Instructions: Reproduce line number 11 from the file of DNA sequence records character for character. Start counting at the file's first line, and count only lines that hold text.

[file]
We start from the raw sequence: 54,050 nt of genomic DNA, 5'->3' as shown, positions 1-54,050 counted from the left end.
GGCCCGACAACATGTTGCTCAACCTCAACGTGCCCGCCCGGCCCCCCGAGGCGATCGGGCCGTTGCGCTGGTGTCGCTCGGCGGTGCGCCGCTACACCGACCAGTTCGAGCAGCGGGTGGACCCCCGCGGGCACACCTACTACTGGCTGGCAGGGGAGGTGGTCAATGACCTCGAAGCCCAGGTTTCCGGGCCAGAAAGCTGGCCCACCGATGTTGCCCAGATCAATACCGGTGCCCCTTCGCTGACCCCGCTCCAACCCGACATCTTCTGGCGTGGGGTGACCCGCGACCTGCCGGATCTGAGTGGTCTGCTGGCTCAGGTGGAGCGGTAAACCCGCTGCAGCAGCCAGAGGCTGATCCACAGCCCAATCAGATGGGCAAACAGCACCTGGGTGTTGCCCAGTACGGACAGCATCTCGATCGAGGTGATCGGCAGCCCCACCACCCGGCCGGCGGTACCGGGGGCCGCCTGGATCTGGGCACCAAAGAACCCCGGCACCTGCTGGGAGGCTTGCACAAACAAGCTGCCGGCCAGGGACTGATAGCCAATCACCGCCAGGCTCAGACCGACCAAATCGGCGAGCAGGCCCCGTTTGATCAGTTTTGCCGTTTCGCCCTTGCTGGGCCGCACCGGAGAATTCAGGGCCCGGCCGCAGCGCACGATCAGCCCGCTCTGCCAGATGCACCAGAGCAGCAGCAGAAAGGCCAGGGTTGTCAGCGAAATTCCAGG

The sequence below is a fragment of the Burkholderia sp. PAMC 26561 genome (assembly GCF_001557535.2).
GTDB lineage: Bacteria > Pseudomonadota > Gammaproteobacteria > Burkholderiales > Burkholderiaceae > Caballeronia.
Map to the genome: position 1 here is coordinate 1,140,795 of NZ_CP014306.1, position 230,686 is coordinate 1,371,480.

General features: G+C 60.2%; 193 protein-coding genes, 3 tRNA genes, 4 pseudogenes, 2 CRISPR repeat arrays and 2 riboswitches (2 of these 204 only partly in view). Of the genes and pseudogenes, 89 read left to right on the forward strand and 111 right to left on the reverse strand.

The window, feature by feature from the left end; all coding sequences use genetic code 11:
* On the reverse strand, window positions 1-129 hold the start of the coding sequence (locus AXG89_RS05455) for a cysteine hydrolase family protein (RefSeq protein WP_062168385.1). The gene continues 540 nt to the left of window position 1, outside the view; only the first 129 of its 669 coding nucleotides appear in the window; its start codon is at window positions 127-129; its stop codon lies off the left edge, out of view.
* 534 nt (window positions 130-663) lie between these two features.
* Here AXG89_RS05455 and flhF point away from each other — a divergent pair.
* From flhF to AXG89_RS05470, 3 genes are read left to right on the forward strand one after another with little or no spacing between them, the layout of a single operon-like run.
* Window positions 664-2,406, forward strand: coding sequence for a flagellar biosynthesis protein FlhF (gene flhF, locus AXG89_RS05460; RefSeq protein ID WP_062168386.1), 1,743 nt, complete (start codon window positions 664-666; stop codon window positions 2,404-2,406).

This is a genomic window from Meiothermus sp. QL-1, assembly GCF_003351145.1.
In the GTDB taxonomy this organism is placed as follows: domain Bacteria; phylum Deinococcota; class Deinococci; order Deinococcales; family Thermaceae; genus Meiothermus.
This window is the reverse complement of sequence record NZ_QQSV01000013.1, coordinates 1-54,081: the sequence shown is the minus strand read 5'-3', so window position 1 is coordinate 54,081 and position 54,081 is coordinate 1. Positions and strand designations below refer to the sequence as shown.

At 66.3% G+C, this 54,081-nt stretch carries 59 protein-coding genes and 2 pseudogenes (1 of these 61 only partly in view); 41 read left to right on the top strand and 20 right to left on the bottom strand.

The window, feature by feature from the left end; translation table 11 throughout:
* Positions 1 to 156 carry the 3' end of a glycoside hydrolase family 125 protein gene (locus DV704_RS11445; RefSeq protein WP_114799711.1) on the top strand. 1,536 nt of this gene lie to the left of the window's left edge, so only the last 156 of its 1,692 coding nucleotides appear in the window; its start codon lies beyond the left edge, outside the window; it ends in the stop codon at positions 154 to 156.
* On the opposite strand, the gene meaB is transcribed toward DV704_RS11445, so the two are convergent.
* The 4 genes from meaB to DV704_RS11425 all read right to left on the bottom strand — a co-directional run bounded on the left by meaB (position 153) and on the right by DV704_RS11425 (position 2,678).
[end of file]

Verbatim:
* From flhF to AXG89_RS05470, 3 genes are read left to right on the forward strand one after another with little or no spacing between them, the layout of a single operon-like run.